Let’s face it — the practice of law can be very frustrating at times. Attorneys address unreasonable demands from opposing counsel, tight deadlines, impossibly broad discovery requests, and other issues that escalate stress levels and trigger emotions. A recent decision from the Ohio Supreme Court in Cleveland Metro. Bar Assn. v. Morton presents a cautionary tale about a frustrated attorney’s intemperate assertions in a Memorandum in Support of Jurisdiction filed in that Court. What disciplinary proceeding against him followed? And, what was the First Amendment question that divided the justices when reviewing the findings and recommendations of the Board of Professional Conduct?
Strong words in brief lead to disciplinary proceedings
Richmond Heights attorney, John Alex Morton, represented a client in connection with an effort to reduce the tax valuation of a parcel of land owned by the client in Cuyahoga County. The property was purchased for $5,000 in 2011, but valued much higher in subsequent tax years. In 2015, the county fiscal officer valued the property at $107,900. Morton filed a complaint with the Board of Revision (BOR) seeking a $5,000 valuation. The BOR found the 2011 sale price was too remote in time and retained the fiscal officer’s much higher valuation. Morton appealed to the Eighth District, which relied on the Ohio Supreme Court’s decision in Moskovitz v. Cuyahoga Cty. Bd. of Revision to uphold the reasonableness and lawfulness of the higher valuation.
Morton appealed to the Ohio Supreme Court on behalf of his client. Clearly frustrated by what he perceived to be misguided precedent on the issue, he made some strongly-worded assertions in his Memorandum in Support of Jurisdiction. Morton argued that:
- Moskovitz was wrongly decided;
- the justices in Moskovitz “intentionally misstated the holding of each of the cases” they cited;
- Moskovitz was “based upon politics, not law”; and
- “[t]he political goal of the Moskovitz Court was to maximize government revenue, at the expense of the taxpayer ***[.]”
He also claimed the Supreme Court delayed its decision in Moskovitz until Justices Pfeifer and Lanzinger retired from the court and were replaced by Justices Fischer and DeWine.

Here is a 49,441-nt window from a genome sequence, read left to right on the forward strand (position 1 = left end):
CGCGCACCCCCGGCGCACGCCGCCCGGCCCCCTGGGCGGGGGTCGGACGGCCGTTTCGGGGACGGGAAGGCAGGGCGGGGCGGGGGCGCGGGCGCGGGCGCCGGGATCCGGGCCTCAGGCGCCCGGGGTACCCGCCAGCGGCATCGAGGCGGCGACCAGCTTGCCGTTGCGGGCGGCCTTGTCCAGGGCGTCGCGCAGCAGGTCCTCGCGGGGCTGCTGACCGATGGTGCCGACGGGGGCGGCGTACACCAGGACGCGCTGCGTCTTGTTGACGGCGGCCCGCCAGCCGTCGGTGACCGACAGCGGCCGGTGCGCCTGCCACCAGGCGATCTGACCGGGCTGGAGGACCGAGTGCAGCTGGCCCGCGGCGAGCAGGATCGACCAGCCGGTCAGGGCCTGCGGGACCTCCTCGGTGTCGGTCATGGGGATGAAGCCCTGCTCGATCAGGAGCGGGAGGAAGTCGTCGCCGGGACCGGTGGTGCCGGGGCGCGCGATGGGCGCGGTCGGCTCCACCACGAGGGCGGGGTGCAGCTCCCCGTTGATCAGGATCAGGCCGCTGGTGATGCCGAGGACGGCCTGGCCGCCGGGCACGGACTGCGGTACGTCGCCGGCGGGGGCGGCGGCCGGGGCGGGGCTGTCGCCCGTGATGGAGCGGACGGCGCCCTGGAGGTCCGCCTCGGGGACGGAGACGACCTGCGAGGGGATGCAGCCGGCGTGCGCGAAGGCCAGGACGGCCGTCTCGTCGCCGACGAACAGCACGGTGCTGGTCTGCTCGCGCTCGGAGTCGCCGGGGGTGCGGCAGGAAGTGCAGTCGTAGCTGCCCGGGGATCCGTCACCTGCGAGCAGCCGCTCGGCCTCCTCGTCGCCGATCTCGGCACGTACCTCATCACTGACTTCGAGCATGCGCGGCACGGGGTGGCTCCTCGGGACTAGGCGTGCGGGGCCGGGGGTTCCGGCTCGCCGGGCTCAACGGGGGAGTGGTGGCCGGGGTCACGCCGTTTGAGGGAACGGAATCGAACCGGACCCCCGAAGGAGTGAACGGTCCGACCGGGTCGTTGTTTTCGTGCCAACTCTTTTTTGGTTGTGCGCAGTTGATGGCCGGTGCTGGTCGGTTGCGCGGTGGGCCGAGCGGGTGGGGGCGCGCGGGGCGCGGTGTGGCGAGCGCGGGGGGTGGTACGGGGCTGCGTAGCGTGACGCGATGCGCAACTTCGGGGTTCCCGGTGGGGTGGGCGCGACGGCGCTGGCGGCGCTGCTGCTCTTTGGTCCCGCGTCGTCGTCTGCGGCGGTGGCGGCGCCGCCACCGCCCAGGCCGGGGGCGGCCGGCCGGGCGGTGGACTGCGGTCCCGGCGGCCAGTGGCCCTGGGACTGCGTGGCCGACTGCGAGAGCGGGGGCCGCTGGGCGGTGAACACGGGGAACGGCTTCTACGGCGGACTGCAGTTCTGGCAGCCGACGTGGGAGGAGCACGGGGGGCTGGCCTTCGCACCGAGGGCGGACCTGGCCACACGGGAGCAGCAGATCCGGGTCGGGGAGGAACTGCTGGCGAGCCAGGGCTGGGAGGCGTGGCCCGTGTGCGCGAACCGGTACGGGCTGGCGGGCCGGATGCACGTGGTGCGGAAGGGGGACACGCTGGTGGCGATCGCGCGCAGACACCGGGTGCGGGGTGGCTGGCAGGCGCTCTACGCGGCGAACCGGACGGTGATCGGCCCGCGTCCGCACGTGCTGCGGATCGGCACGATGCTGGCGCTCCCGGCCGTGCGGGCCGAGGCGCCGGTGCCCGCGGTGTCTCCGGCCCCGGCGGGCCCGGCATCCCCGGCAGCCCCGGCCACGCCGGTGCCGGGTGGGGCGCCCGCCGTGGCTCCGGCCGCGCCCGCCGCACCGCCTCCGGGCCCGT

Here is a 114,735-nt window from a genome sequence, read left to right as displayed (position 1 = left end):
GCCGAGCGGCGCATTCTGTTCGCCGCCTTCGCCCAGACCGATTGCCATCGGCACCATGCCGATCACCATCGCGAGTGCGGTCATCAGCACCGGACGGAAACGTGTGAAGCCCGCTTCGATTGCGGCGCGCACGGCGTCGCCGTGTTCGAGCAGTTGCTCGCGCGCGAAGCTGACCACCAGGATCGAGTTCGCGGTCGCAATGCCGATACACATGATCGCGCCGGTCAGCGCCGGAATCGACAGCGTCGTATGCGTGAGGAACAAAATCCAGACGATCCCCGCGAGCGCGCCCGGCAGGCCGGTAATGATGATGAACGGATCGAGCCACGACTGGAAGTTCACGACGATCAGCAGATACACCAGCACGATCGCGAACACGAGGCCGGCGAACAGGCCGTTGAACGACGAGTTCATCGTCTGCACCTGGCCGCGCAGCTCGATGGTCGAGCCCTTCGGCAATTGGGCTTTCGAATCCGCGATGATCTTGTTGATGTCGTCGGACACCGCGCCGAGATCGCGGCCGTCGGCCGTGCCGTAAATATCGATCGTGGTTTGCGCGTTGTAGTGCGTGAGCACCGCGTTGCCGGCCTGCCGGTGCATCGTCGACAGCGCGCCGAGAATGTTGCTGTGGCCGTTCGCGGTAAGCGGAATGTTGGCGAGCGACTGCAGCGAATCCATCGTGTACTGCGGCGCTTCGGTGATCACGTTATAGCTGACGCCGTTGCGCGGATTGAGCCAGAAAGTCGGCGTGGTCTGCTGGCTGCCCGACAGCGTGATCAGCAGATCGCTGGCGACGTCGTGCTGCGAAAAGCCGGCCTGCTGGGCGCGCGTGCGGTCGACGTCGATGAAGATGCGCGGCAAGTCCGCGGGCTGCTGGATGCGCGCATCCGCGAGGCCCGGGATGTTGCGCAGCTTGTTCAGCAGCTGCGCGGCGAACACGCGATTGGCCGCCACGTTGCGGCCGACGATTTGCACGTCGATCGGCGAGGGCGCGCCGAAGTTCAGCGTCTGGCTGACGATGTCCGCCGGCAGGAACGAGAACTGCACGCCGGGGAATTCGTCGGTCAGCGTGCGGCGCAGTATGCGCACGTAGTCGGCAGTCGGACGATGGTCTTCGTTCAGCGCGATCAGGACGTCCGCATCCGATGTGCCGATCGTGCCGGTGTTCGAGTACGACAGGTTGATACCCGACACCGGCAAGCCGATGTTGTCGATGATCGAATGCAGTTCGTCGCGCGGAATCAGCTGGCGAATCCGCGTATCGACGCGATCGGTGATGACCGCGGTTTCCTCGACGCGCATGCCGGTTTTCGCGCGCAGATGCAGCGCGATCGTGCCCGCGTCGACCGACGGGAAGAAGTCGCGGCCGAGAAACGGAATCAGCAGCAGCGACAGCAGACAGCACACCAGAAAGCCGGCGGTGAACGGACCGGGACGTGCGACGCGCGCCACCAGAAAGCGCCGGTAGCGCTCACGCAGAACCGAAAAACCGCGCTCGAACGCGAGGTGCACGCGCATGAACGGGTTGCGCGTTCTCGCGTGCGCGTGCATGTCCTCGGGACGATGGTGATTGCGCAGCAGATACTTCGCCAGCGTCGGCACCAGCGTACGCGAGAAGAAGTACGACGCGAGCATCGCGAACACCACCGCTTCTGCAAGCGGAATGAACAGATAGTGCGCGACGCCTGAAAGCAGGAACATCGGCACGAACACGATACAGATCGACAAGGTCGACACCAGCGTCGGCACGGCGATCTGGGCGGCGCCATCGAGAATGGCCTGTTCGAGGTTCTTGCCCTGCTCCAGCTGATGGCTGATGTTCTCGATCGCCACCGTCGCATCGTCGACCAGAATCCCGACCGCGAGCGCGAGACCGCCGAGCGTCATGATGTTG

The Cleveland Metropolitan Bar Association filed a complaint alleging Morton committed ethical violations by making assertions that impugned the integrity of judicial officers. The Board of Professional Conduct agreed. They adopted the panel’s recommended sanction of a one-year suspension from the practice of law, entirely stayed on the condition that Morton commit no further misconduct.
Ohio Supreme Court divided about whether First Amendment protects challenged assertions by counsel, and what standard applies
In a per curiam opinion, the Ohio Supreme Court decided Morton should be suspended from the practice of law for one year, but with only six months
stayed. The majority rejected Morton’s argument that his assertions were protected speech, applying the standard from the Court’s 2003 decision in Disciplinary Counsel v. Gardner. Under Gardner, the court applies an objective standard to determine whether a lawyer’s statement about a judicial officer is made with knowledge or reckless disregard of falsity; i.e., what the reasonable attorney, considered in light of all his professional functions, would do in the same or similar circumstances.
In strongly worded dissenting opinions, however, Justices Kennedy and DeWine opined the court could not sanction Morton consistent with the First Amendment. Justice Kennedy noted Gardner was decided under the former DR 8-102 of the Code of Professional Conduct, which has since been abrogated. She also noted Prof.Cond.R. 8.2(a) now establishes a different standard for determining whether lawyers are subject to discipline for statements about a judge—prohibiting statements that the lawyer either knows to be false or makes with reckless disregard as to truth or falsity. Justice Kennedy opined that Rule 8.2(a) has superseded Gardner’s reasonable-attorney standard. Justice DeWine also dissented, writing, inter alia:
I just don’t see it. Today, the majority suspends John Morton from the practice of law for saying some not-so-nice things about this court in a brief that he filed. My skin is not so thin as to think that such punishment is warranted. Nothing Morton said has been shown to be untrue. And neither the First Amendment nor our disciplinary rules allow us to punish an attorney just because something he says gets under our skin.
The upshot of Morton is that attorneys should be cautious about making overly emotional or intemperate assertions about judicial officers in their written submissions to any court. As the current split on the Ohio Supreme Court reflects, not everyone agrees what standard applies to determine whether such assertions are constitutionally protected speech. And, the current majority of the Ohio Supreme Court is applying a less forgiving standard that makes it easier for disciplinary charges to stick.